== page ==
The Science of Shopping

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\"\"I closed the heavy curtain and was alone with the mattress in the mock bedroom. The noise of the shopping mall was muted in the background and there was a faint odor of orange peel, by no means unpleasant. I sat on the edge of the bed feeling a bit uncomfortable. But the mattress won me over as I sunk into it’s embrace. It was under $2000 including white glove delivery and a sleep-on-it guarantee for 100-nights. The key to success however, was getting me through the door and closing the curtain. No one likes to lie down in public. Let alone in an ersatz bedroom that anyone could come barging into.

Casper has nailed the trial to purchase. I have no idea what the closure rate for their mall mattress pop-up was, but I observed more than a few people with no intention of buying a new mattress pulling out their credit cards. Just listen to Ariana Huffington, and we all know that there are few things in life more important than sleep. Yet the quality of our bedding gear is often neglected.

Getting to Know You

Trial remains one of the powerful tools in a merchant’s playbook. Whether lying down on a new mattress or trying on a blouse in the dressing room, the process of getting someone to trial is a key retail strategy. When it works, the experience is magical. Years ago working for a lingerie chain we monitored the launch of the Wonder Bra – the undergarment that changed women’s profiles. We documented that it was proximity of the bras to the dressing room that affected closure (no pun intended). When we put the lingerie at the front of the store, lots of women looked and only a few bought. When displayed next to the dressing room, fewer women looked, but a lot more bought. The common refrain, “I’ll just slip in and try it on and see what it does for me…”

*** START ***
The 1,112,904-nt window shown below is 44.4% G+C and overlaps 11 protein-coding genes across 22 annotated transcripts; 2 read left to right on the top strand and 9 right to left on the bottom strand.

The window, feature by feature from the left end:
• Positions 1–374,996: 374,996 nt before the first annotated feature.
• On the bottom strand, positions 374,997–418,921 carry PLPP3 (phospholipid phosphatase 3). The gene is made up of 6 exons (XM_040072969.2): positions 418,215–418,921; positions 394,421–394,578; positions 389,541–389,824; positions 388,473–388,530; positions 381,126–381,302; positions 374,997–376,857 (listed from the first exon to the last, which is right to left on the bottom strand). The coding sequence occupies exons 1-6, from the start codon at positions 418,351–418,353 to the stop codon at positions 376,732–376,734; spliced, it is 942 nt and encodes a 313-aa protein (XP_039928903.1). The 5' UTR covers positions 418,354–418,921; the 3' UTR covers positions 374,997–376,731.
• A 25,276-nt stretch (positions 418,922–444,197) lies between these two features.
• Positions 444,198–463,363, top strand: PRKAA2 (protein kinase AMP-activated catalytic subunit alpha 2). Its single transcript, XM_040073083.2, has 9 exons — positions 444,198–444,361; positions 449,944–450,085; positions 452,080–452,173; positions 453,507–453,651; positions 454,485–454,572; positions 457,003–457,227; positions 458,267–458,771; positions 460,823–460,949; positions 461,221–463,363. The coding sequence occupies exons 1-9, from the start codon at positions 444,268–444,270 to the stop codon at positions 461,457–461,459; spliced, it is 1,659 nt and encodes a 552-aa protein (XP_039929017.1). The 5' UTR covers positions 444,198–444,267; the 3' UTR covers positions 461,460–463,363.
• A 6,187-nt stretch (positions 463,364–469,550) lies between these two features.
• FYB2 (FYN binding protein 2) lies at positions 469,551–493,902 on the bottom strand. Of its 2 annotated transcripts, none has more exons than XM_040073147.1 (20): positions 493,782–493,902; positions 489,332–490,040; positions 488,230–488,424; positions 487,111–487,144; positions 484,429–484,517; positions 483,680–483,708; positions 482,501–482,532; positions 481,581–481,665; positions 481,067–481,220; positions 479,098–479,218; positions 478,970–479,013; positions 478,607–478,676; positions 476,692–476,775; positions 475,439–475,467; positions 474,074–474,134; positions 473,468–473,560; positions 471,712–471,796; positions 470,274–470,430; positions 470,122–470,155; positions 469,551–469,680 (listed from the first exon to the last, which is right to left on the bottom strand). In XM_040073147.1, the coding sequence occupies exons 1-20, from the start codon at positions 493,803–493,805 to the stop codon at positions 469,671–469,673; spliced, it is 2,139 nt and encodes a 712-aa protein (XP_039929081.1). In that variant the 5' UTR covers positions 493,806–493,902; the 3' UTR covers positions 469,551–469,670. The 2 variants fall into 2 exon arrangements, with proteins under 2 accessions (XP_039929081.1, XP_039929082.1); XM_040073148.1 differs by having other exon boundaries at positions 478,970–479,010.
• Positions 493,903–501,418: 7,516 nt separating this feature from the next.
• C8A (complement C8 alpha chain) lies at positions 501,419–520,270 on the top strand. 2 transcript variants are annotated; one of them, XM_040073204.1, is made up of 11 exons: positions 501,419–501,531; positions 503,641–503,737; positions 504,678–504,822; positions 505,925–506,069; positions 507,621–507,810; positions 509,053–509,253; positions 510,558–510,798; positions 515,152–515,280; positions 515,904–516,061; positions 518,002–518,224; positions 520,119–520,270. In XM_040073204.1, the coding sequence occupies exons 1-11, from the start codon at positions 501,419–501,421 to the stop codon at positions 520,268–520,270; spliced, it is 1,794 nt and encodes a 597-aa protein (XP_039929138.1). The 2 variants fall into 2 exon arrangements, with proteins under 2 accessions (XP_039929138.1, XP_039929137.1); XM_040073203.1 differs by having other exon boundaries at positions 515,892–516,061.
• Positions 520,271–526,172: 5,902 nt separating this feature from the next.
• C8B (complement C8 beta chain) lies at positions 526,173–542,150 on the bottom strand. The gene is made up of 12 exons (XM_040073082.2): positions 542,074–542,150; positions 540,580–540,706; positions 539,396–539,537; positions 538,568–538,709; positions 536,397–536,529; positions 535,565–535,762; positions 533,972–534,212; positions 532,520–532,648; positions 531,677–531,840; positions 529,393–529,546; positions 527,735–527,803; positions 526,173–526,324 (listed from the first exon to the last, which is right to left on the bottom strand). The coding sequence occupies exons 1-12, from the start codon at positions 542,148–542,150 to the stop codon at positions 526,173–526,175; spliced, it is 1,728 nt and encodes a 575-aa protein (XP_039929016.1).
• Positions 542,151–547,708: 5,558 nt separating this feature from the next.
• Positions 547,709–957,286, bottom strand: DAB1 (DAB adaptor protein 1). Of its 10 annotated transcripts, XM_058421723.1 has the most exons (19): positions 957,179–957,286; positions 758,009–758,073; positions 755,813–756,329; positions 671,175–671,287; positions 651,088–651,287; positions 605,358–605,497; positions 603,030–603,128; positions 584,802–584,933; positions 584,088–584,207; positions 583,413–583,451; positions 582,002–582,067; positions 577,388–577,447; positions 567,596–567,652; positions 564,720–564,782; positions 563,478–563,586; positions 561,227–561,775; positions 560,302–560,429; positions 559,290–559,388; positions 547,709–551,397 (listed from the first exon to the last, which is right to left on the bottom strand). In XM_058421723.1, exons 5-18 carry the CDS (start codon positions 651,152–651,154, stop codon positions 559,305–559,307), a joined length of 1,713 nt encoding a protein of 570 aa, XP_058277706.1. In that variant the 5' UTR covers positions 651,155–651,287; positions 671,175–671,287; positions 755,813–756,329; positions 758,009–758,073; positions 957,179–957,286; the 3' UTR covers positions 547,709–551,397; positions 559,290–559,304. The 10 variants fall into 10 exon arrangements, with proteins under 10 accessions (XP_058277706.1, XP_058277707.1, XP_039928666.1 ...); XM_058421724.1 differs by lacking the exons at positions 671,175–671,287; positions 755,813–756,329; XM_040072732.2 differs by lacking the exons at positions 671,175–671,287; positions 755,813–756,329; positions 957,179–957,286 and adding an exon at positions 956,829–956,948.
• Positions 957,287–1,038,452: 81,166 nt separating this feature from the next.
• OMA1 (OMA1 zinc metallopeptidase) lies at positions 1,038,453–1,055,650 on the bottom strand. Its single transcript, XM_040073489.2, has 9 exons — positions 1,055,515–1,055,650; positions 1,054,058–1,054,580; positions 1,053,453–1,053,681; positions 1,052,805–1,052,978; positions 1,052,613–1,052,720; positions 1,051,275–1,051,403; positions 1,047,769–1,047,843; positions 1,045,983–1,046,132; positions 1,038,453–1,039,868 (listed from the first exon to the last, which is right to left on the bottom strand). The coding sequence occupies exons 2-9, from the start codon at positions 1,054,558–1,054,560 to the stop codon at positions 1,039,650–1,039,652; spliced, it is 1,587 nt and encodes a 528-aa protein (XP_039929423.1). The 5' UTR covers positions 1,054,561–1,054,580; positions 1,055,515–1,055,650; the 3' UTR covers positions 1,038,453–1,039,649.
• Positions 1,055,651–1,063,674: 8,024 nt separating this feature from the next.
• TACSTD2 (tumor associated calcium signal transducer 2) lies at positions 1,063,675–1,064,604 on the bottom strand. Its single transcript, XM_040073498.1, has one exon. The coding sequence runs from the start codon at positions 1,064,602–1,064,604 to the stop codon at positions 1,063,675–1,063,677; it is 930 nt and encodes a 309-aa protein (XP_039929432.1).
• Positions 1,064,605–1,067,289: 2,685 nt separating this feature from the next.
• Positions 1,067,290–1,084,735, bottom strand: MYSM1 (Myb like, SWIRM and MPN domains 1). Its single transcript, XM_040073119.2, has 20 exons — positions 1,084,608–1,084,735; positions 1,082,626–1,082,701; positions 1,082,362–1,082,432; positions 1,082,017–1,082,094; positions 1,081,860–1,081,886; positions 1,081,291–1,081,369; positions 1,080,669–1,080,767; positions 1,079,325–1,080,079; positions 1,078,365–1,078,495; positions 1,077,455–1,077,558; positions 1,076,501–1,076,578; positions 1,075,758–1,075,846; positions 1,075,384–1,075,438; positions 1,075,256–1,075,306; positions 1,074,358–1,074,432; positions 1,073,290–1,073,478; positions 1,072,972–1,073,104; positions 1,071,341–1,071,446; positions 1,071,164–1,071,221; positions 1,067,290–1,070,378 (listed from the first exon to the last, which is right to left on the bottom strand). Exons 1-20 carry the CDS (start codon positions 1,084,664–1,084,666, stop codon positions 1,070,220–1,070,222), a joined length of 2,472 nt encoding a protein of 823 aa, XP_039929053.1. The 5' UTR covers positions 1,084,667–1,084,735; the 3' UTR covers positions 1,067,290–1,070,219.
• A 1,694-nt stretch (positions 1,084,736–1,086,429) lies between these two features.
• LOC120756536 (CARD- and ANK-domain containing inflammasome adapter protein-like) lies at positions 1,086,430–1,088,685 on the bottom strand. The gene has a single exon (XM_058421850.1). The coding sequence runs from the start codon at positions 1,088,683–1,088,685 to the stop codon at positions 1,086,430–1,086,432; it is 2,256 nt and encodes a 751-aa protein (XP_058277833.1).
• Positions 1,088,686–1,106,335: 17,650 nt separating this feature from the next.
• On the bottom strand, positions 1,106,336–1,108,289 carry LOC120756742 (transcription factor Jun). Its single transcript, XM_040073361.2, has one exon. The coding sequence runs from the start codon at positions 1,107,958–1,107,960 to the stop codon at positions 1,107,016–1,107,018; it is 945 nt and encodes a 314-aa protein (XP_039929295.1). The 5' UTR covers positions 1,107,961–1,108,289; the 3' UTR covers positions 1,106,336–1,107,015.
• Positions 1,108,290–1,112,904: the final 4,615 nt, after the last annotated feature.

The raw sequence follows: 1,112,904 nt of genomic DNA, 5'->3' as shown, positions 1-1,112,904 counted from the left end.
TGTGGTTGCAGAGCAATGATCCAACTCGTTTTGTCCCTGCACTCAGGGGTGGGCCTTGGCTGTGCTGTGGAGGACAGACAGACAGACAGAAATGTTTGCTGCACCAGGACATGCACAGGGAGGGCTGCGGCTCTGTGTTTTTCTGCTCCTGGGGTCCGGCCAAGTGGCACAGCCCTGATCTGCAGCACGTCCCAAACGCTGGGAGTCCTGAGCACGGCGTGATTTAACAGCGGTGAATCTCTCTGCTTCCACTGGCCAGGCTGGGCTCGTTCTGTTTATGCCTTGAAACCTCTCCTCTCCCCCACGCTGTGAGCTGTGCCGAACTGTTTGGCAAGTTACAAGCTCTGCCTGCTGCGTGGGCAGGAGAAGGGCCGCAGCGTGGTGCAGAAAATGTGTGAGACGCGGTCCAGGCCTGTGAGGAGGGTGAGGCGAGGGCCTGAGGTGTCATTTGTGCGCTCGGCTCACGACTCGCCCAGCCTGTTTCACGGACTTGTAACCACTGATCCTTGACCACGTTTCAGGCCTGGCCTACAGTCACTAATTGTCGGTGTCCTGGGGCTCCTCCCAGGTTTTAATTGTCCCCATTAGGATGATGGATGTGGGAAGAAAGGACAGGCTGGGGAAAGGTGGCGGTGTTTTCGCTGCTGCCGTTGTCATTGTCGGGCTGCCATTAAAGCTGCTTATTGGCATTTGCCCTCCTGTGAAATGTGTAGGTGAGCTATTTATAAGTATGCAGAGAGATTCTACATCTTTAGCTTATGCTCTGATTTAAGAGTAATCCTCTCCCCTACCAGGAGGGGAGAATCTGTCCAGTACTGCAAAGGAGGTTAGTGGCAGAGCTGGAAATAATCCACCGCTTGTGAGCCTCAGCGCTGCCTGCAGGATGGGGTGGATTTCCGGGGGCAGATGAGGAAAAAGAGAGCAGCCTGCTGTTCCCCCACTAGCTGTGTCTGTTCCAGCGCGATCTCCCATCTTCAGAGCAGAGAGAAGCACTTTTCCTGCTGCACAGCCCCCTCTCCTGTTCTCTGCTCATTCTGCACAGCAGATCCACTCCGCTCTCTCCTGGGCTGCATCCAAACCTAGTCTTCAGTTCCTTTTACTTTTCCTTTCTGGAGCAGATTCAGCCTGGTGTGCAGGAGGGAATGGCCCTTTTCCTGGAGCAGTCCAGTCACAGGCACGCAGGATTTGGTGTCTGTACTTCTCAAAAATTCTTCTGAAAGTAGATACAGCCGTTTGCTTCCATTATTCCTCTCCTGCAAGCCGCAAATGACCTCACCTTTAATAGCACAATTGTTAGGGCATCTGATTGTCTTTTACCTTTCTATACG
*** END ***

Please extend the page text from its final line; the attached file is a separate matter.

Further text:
Casper’s mattress pop-up was in the Oculus, the new Westfield Mall in downtown New York City. The previous store sold clothes, and from the looks of it, the store had lasted about ten minutes and then failed. The dressing rooms in the back were requisitioned as storage space and offices. The floor of the store had been set with four curtained-off mock bedrooms. Visitors were invited to pick a bedroom, close the heavy curtain and lie down and experience the mattress. Pillows and bed coverings were provided. The set-up could not have been more simple.

I’m sure the former tenant and the landlord were happy that someone wanted the space. The margin on mattresses is high – with an average 20 sales a day, you’ve met your quota. But even when sales aren’t made, a great experience is a step toward a future purchase. All in all, Casper has mastered the art of a great pop-up.

It Takes a Village Tribe

The playbook for trial is getting both more scientific and more creative. We know that thanks to WhatsApp, Facebook and Instagram that the average time spent in a dressing room has increased by almost 20 percent. Younger consumers are consulting their tribes to get approval. Staging the dressing room for social media is a quick and low-cost guerrilla marketing exercise. We can look at dressing room design and often make simple adjustments that get to better conversion rates. Lighting, seating, messaging, cleanliness and service are a start. Where you plant the chair to you park your two-legged male pet is important too. Keep him close enough, but far enough away not to interfere.

For the broader shopping industry, the pop-up centered on generating trial is a modern-day smart play. From Everlane to Glossier to Untucked, not to mention Casper –- having a place to touch, feel smell and try is a good return to the basics of the Science of Shopping.



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